Alice & Bob go to March Meeting
Tue. March 7, 12:42 p.m. – 12:54 p.m. & 12:54 p.m. – 1:06 p.m., Room 415
J. Stevens, J-L. Ville & Alice&Bob team*
Bosonic codes provide a first level of error protection to limit the hardware overhead required for quantum error correction. However, to reach low enough error rates for practical quantum algorithms, these codes have to be concatenated with a discrete variable quantum error correction code, such as the surface code. Like other bosonic codes, autonomously stabilized cat-qubits have demonstrated this first layer of error correction, suppressing bit-flips exponentially with average photon number at a linear cost in phase-flips. However, the necessary concatenation with a repetition code to correct against phase-flip has yet to be demonstrated.
In this work, we show how to implement a phase-flip error detection scheme with 3 stabilized cat qubits by post-selecting on the negative/trivial error syndromes. This requires accurate error syndrome extraction which relies both on high fidelity CNOT gates and fast parity measurements. Performing error detection is an important milestone towards error correction. Further improving error syndrome extraction will enable full quantum error correction of a small scale repetition code in the near future.
Tue. March 7, 4:48 p.m. – 5:00 p.m. & 5:00 p.m. – 5:12 p.m., Room 401/402
A. Essig, N. Cottet & Alice&Bob team*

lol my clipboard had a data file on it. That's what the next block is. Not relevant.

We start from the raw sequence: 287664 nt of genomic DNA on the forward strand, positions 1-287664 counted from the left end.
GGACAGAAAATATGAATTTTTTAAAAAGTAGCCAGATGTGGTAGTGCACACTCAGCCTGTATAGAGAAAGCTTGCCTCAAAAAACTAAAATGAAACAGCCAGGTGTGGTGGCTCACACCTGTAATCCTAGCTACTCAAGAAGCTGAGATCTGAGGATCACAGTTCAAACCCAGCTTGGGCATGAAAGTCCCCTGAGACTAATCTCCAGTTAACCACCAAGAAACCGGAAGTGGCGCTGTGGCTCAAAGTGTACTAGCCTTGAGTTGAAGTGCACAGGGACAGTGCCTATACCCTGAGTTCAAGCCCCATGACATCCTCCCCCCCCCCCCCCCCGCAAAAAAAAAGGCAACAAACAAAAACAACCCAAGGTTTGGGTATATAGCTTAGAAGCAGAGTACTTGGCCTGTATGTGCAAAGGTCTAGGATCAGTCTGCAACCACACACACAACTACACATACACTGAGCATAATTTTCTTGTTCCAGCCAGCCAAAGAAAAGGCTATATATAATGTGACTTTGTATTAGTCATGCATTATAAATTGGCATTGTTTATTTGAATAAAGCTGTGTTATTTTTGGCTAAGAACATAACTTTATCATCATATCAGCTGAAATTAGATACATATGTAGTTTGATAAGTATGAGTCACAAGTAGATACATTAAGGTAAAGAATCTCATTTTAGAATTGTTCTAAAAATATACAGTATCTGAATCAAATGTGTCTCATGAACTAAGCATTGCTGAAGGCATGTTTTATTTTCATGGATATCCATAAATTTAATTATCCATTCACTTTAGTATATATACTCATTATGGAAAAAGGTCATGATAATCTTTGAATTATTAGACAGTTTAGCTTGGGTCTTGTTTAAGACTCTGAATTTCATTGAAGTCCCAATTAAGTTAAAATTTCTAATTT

Bosonic codes enable hardware-efficient quantum error correction by exploiting the infinite-dimensional Hilbert space of a quantum harmonic oscillator to implement some of the required redundancy for error correction. Autonomously stabilized cat qubits have demonstrated an exponential suppression of bit-flips errors with the average number of photons of the cat states, at the cost of a linear increase of phase-flips. This results in a strong noise-bias that reduces the hardware requirements for further error correction. However, leveraging this first error protection layer requires that all quantum gates preserve the error-bias. Concretely, applying a gate should produce bit-flip errors that are also exponentially suppressed with the cat state photon number. One gate of central importance is the CNOT gate that is used to measure the error syndrome of the repetition code considered to correct the remaining phase-flips errors.
In this work, we present our progress in realizing a bias-preserving CNOT gate between two stabilized cat qubits. This requires both improvement in the performance of the individual cat qubits along with a careful gate design. This work paves the way towards the demonstration of full quantum error correction based on repeated cat qubits.
Thu. March 9, 5:12 p.m. – 5:24 p.m., Room 412
F-M Le Régent, J. Guillaud, P. Rouchon
We introduce a new method to obtain effective reduced dynamics on the decoherence-free subspace of a dissipative Lindblad dynamics having multiple degenerate steady states.
This method relies on the asymptotic expansion of the perturbative dynamics (usually modelling decoherence channels, or the effect of imperfect gate implementations) in the Heisenberg picture; which is particularly well adapted to the study of composite systems with multiple cat qubits stabilized by a strong two-photon dissipative mechanism.